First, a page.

Why is Cybersecurity Important?

Reading time: 4 minutes


  • Cybersecurity isn't just for businesses
  • You can lose money and time trying to unravel damage after identity theft or fraud
  • Staying cyber secure can help reduce your risk of identity theft and fraud

Cybersecurity isn’t something only businesses and governments should worry about. To a hacker or fraudster, you – or rather, your devices -- are a treasure trove of information. That includes things like your birthdate, your bank account number or your passwords, but can also include other people’s information as well. 

There are other risks besides the threat of financial fraud or identity theft: Obtaining email addresses or phone numbers, for instance, could enable a hacker to send messages aimed at getting someone to click on a link and install malware on a computer.

Let’s look at some of the cyber threats you may face, and why cybersecurity is important.

How cyber thieves get your information

  • Hacking: Hacking is the process by which fraudsters can gain access to your computer. They may find weaknesses in your security settings, for example, and exploit them to get your information.
  • Malware: Malware is any harmful program or file. There are different types, including computer viruses and worms, spyware and adware. They can also include so-called Trojan horses, which are malicious programs embedded in or disguised as legitimate software. These can delete your files and log your keystrokes, among other things.
  • Malware may come in the form of an email, text message or social media message, and the sender may appear to be someone you know – meaning that person may have been infected. It may say something like, “Hi John, you won’t believe this!” with a link or an attachment. If you receive any type of communication with a link or attachment, even if it’s from someone you know, contact them to verify its legitimacy before clicking on anything.
  • Identity Theft and Fraud: If information falls into the hands of identity thieves, they can help themselves to your money or open credit accounts in your name (which, of course, go unpaid). Good targets for identity thieves include your name, address, date of birth, mother’s maiden name, passport information, Social Insurance number, credit card or bank account number, and driver’s license number, among others.
  • Phishing and spoofing: Phishing and spoofing are similar to malware, as it uses the same tactics – only instead of an email, text or social media message purporting to be from someone you know, the message may seem to be from your bank, credit card company or financial institution (spoofing). It may say there is a problem with your account or there has been potential fraud, providing a link in the email to sign in to your account. If you click on the link, it may take you to a legitimate-looking website, but when you log in, you’re handing your username, password or other information over to hackers – who can use it to hijack your account and possibly steal money.
  • WiFi eavesdropping: This involves “listening in” on information you share using an unsecure WiFi network. This can provide fraudsters access to logins and passwords, as well as to sensitive information, depending on which sites you access on the network.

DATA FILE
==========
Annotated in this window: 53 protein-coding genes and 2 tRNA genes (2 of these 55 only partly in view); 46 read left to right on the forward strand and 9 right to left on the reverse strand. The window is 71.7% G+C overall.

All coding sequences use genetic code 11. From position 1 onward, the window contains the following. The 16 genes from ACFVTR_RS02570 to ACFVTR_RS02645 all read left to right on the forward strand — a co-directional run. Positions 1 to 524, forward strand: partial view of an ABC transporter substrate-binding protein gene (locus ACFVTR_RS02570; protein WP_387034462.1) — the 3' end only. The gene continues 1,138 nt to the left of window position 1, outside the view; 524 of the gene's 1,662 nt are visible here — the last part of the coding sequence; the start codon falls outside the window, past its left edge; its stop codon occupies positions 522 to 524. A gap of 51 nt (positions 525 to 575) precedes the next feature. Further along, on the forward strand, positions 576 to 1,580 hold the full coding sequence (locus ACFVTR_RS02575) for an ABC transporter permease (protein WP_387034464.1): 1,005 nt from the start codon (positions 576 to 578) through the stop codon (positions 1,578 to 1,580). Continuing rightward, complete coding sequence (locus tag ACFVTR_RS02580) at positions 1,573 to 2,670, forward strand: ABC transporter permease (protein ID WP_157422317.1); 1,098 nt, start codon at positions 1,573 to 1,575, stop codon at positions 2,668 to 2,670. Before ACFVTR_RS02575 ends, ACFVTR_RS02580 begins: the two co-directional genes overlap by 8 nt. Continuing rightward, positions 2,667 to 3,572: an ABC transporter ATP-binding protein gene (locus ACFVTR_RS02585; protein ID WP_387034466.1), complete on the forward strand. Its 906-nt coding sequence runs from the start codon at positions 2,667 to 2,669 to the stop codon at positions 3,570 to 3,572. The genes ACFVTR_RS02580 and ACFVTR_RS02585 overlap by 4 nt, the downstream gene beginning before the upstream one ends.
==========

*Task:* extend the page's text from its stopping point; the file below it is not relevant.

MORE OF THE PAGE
The bottom line is that there are a number of online cyber threats that can result in your losing money and time as you attempt to fix the damage cybercriminals can cause. Hackers and fraudsters are constantly searching for new ways to gain access to your personal information. While it may seem impossible to stay ahead of them – or eliminate the cyber threats entirely -- the good news is that changing your cybersecurity habits may help reduce your chances of becoming a victim.

Cutting your cyber threat risk

Here are a few suggestions that may improve your basic cybersecurity practices:

  • Use two-factor authentication whenever possible. This involves an extra login step: for instance, you not only use a username and password to log in, but also enter a code sent to your mobile phone.
  • Periodically review your privacy settings  on your social media accounts. Set up login notifications so you’re notified if someone (even you!) logs in from a new device.
  • Review what information you’re sharing publicly on social media.
  • Use passcodes or biometrics (Face ID or Touch ID, for instance) to lock down your mobile device.
  • Don’t have your phone set up to automatically connect to any available WiFi.
  • Don’t plug your phone’s USB cable into ports in public places, such as airports. Instead, plug your cable into a charger you own, which you can then plug into a power outlet. Some ports can be hacked or compromised.
  • Lock your laptop when you step away. Beware of “shoulder surfers” attempting to get a peek at your screen.
  • Ensure you have antivirus and security programs installed on your computer, and keep them up to date. Back up your computer hard drives periodically.
  • Beware of unsecure WiFi – and remember, just because a network requires a password doesn’t mean it’s secure. If you must use an unsecure network, don’t engage in any activities like online banking.
  • Don’t click on any links in email messages from unknown senders. If you receive an email that appears to be from your bank or other financial institution, don’t log in from the email; go directly to the company’s web site directly.

Read more about helping protect yourself from identity theft.

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